No care in the world,
Poetry - Fun and Games By Mike Watts
I'm battling the shits
And an agony so intense
I feel as though rats
Are tearing their way
Out of me
I double over and clutch
Poetry - Posh Girl By Jim Higo
Your faux civility knows no bounds,
You smile at me like a Thai waitress,
and for a second you almost persuade me
that you are genuinely interested in what I'm saying.
But then you nod when you shouldn't and I know you don't care;
your mind is elsewhere,
like when intelligent people are forced to sit through soap operas. Read more...
Poetry - Arts and Culture in Hull By Joe Hakim
it's about who your friends are
and the circles you move in
it's about the boxes you tick
and the forms you fill out
it's about being the same as
and crushing individuality
it's about appealing to the
Poetry - Metal Box By Dean Wilson
in the long grass
by what's left
of the factory
and I will count
on your back.
Poetry - Hyde and Seek By Bronwyn Ellis
By the light of the day he is merely a shadow,
A dark faceless echo pursuing my steps,
He stalks through the mirrors to haunt my reflection,
A secretive burden too long I have kept.
A phantom of sins which denied my suppression,
Laid dormant for years in the wells of my brain,
But curious Henry with notions and potions,
Awakened the slumbering evils again.Read more...
Poetry - Garbage By Terry Ireland
There was a memorial in the Cathedral
Then one father took a stand,
Refusing to grasp and shake
The ex leaders bloodied hand.
He was dragged up by his boot straps,
on an inner city sink estate,
from a family full of love,
lived in a street full of hate.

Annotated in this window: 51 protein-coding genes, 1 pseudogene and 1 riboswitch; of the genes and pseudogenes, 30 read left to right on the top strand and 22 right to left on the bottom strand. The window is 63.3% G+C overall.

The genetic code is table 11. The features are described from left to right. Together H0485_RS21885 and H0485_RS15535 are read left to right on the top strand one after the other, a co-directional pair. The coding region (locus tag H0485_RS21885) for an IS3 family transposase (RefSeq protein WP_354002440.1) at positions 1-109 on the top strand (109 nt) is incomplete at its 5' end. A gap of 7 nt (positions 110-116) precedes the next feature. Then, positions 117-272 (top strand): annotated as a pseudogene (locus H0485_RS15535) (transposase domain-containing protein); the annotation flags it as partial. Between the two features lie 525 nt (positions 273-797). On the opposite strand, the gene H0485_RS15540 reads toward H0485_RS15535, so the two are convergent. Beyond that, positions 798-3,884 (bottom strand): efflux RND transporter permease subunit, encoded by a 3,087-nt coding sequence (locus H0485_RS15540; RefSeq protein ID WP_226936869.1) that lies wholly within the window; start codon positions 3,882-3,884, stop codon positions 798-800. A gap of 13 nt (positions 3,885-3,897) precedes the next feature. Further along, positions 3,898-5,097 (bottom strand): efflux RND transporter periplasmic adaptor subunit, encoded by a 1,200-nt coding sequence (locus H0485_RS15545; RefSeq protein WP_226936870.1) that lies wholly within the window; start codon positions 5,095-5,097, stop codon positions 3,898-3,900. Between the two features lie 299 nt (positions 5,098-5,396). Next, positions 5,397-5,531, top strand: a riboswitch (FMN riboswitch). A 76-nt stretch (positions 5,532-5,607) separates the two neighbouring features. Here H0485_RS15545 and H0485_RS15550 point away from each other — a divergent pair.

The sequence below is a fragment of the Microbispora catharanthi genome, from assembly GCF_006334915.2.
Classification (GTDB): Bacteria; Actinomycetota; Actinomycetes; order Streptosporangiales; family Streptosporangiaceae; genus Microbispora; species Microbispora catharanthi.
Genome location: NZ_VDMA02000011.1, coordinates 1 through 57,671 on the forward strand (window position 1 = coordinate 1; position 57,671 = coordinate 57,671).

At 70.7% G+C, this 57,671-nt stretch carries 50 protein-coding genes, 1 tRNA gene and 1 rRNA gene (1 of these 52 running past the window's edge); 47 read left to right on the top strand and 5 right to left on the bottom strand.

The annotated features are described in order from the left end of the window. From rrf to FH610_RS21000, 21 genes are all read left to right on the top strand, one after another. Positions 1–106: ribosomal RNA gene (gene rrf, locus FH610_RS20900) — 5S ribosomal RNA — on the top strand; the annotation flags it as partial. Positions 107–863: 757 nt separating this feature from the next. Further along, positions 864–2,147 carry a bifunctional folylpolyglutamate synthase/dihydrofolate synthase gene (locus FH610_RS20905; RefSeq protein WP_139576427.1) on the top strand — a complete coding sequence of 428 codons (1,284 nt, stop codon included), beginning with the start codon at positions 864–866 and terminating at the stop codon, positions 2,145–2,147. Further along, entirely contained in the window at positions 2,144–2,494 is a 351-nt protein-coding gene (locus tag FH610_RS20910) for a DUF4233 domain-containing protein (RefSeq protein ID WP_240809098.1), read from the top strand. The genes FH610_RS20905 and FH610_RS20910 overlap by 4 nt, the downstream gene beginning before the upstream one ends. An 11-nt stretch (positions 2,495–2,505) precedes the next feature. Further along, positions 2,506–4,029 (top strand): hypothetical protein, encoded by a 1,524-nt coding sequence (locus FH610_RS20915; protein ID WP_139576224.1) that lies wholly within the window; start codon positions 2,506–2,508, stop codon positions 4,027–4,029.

And he joined the British army
Poetry - Boxing The Compass By Carol Coiffait
You can stay
in one place
only long enough
to find your way
to the chip-shop,
and back home
to make a net
Poetry - Cider Barry By Mike Watts
My mate's a boozer
Always smashed on cider
Always lost in space
All over the place
And it troubles me
Watching him drown
In fermented apple
Poetry - Brough Haven By Carol Coiffait
Here, where they say the Romans crossed,
the river is raw;
a mangy dog chewing at its flank.
Great gobs of grass and mud,
slewing and shouldered,
field by sly field off the northern bank.
All that is left for the beleaguered sheep and lambs Read more...
Poetry - Ode to Sir John By Mark Walmsley
A warm summer noon, for a game of bowls
Lily white dresses on court,
Fine cut grass with honeysuckle perfume
A surely cocked boater
Gin fizz and water
Willow hooked seamer, red leather to be caught.
Clattering carts, over cobbled cascade Read more...
Poetry - My Poem From 1979 By Ruth
I never wanted to paint by the numbers, and
always had to do it myself - my way.
When was it that I traded my blueprint canvas
for a tabula rasa? Too long ago; can't remember.
All around me, my peers going through
someone else's predictated motions.
Dancing: With painted footsteps
Singing: With someone else's words
Poetry - A Right Kettle to Fix By Patrick Henry
Protest at street demos, taken as free right,
Frames you on mad fringes in duffle coats.
Cordons of order close in the nation's thought,
That terror looms more than fresh climates we need.
Cops numberless strike, then hide in shadows.
A newsvendor is hit by no sheer chance,
But a target for their control at points of info. Read more...
Poetry - If Only You Knew By Joe Hakim
Put the tips of your fingers
into my mouth
while I trace the outline of
I could crawl into you,
you could bury me -
make me forget to set
the alarm. I want to watch
your throat as you